Abstract:
Church’s and Turing’s theses assert dogmatically that an informal notion of effective calculability is adequately captured by a particular mathematical concept of computability. I present analyses of calculability that are embedded in a rich historical and philosophical context, lead to precise concepts, and dispense with theses.To investigate effective calculability is to analyze processes on symbolic configurations that can in principle be carried out by human calculators. This is a philosophical lesson we owe to Turing. Drawing on that lesson, I formulate boundedness and locality conditions for human computing agents. Turing’s work is then compared with Post’s, and we will diagnose a remarkable conceptual confluence. The confluence found its expression in overlapping mathematical and methodological work. However, we will also note a dramatic divergence as to the ultimate grounds of Post’s “natural law” for computability; there are deep connections to Gödel’s 1972 note “A philosophical error in Turing’s work”.

第68回CAPEレクチャー Wendell Wallach (2015/07/29)

      • 講師:Wendell Wallach (Yale University ISPS Interdisciplinary Center for Bioethics)
      • 日時:2015年7月29日(水), 16:30~18:00
      • 会場:京都大学総合研究2号館第9演習室
        地図:http://www.kyoto-u.ac.jp/ja/access/campus/yoshida/map6r_y/ (構内MAP34番の建物)
      • 使用言語:英語

Title: : A Dangerous Master: How to keep technology from slipping beyond our control
Abstract:
While most of us consider emerging technologies to be a source of both promise and productivity, there is also considerable disquiet about specific fields of research and about the overall trajectory of technological developed. Indeed, in some minds, technology has become the primary determinant of human destiny, and may even reinvent the human species, as we have known it out of existence. Various risks get exacerbated as we become increasingly reliant on complex systems whose actions cannot be fully predicted and therefore not fully controlled. Furthermore, new technological possibilities are appearing at an accelerating rate even as oversight fall far behind. This talk will introduce themes from my new book A Dangerous Master: How to keep technology from slipping beyond our control (Basic Books, June 2015). I will focus upon risks posed by the adoption of new technologies with a particular focus on how those risks might be managed through innovative engineering practices, the reinforcement of core values, and the new approaches to oversight and governance.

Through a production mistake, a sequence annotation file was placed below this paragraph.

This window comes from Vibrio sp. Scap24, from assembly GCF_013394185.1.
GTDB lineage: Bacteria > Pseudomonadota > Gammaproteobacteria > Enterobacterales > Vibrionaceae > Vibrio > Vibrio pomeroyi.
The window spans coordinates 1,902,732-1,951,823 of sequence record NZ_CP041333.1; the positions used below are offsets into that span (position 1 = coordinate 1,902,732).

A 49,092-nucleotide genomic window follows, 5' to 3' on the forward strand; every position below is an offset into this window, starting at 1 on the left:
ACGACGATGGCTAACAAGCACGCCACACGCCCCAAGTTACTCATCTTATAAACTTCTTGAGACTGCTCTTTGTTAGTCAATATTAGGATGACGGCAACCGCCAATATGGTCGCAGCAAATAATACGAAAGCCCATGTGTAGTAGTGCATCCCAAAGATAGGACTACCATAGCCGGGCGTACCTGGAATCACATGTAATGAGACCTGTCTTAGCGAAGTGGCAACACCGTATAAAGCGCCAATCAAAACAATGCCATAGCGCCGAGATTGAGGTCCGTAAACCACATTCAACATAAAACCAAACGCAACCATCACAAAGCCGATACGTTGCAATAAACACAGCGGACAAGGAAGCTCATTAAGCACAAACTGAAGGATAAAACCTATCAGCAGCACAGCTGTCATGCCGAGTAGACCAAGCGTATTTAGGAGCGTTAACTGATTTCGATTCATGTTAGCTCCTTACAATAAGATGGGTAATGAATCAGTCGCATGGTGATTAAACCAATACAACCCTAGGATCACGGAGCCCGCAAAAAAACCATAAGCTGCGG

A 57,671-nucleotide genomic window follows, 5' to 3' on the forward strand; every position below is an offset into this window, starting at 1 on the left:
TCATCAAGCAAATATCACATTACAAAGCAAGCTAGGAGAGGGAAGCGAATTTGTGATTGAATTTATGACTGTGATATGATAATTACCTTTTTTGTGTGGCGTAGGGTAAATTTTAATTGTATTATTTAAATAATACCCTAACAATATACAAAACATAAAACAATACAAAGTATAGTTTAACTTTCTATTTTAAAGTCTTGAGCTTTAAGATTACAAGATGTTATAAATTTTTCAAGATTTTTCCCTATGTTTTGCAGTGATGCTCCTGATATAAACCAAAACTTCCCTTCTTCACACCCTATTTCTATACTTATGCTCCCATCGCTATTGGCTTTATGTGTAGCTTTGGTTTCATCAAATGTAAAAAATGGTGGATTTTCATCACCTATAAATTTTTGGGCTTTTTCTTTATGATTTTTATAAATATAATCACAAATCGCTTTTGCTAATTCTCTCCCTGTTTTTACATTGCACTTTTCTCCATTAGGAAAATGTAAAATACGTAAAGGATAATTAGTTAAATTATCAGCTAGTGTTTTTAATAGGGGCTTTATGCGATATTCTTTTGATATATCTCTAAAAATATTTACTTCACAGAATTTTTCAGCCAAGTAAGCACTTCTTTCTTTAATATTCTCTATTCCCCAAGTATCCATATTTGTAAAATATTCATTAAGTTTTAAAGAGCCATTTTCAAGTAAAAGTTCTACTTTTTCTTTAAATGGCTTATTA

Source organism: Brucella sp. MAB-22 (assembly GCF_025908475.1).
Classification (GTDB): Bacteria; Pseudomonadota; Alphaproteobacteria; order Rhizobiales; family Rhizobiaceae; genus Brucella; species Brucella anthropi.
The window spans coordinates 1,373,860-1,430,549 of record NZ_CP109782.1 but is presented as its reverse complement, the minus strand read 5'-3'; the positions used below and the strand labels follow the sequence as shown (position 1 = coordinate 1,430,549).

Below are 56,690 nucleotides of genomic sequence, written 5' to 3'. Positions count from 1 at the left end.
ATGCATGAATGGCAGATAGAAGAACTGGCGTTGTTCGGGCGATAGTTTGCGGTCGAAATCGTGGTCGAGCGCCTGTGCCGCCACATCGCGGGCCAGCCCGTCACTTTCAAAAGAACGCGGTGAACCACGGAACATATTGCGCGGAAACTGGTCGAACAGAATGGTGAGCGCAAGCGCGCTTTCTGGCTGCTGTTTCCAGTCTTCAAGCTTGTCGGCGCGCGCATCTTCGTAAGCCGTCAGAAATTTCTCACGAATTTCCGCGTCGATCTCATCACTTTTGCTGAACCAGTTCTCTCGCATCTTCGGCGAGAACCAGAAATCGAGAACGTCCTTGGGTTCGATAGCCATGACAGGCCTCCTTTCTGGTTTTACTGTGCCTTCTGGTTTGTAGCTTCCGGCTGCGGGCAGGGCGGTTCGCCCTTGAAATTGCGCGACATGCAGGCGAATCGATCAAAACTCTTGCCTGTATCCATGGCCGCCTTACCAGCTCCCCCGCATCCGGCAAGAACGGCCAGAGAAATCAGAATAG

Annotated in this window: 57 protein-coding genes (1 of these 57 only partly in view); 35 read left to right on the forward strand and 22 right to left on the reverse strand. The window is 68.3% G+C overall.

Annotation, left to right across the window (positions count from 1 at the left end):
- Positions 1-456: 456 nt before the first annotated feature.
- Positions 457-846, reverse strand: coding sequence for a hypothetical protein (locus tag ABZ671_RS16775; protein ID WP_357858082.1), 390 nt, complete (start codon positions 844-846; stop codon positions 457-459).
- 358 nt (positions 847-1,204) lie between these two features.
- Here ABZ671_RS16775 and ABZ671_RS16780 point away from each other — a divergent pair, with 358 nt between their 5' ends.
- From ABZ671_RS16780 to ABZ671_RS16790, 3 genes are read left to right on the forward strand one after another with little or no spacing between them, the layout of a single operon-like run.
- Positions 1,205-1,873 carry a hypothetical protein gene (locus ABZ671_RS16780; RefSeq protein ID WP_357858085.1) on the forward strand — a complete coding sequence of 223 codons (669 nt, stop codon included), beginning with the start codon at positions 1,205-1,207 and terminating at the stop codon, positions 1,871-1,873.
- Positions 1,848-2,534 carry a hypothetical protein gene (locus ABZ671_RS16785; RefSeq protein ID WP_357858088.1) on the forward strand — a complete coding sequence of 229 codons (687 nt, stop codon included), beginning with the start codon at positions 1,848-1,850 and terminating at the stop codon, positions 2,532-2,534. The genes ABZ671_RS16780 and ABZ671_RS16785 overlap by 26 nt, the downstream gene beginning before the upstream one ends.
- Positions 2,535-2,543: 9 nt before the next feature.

第67回CAPEレクチャー Prof. Adrien Barton(2015/07/21)

      • 著者:Adrien Barton (Osaka University) & Till Grüne-Yanoff (KTH University, Stockholm)
      • 日時:2015年7月21日(火)16:30-
      • 会場:京都大学文学部第七講義室
      • 使用言語:英語

Title: From Libertarian Paternalism to Nudging—and Beyond
Abstract: